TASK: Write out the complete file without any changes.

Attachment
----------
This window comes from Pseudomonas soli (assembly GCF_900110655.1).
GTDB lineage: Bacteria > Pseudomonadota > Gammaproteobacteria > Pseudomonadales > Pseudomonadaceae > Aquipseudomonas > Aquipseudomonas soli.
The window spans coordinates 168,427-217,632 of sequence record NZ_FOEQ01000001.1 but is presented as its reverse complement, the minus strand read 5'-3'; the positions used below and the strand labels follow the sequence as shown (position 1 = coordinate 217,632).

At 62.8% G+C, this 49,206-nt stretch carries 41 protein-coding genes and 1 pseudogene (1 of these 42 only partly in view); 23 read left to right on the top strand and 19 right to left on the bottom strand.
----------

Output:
This window comes from Pseudomonas soli (assembly GCF_900110655.1).
GTDB lineage: Bacteria > Pseudomonadota > Gammaproteobacteria > Pseudomonadales > Pseudomonadaceae > Aquipseudomonas > Aquipseudomonas soli.
The window spans coordinates 168,427-217,632 of sequence record NZ_FOEQ01000001.1 but is presented as its reverse complement, the minus strand read 5'-3'; the positions used below and the strand labels follow the sequence as shown (position 1 = coordinate 217,632).

At 62.8% G+C, this 49,206-nt stretch carries 41 protein-coding genes and 1 pseudogene (1 of these 42 only partly in view); 23 read left to right on the top strand and 19 right to left on the bottom strand.